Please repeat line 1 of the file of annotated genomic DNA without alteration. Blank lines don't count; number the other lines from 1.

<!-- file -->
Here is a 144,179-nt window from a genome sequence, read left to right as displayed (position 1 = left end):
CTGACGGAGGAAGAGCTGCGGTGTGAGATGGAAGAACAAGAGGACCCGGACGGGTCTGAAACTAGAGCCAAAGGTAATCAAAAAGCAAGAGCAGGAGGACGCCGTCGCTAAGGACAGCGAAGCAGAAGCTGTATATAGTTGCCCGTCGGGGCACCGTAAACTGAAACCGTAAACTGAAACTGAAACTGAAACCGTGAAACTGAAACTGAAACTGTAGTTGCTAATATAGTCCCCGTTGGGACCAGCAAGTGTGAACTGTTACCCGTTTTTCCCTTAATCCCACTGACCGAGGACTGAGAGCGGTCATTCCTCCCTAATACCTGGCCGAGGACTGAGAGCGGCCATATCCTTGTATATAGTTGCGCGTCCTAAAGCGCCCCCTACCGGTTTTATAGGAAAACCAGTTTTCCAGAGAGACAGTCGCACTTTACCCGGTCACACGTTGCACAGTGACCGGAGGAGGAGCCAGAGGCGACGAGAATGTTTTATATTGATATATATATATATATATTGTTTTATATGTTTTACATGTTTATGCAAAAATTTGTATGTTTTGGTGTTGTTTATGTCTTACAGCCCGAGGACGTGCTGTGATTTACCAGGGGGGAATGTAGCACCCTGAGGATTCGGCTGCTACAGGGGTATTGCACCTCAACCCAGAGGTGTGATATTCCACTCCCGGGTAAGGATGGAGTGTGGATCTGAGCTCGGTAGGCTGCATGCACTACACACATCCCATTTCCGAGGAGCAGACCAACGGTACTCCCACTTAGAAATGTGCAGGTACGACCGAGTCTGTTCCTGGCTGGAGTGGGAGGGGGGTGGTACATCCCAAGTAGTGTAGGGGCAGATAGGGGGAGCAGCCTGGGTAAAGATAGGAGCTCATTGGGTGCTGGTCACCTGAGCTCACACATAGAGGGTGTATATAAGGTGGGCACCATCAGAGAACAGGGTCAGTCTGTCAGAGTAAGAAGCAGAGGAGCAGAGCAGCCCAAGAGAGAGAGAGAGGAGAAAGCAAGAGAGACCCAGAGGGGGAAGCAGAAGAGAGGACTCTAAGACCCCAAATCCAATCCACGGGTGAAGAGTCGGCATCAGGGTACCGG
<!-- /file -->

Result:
Here is a 144,179-nt window from a genome sequence, read left to right as displayed (position 1 = left end):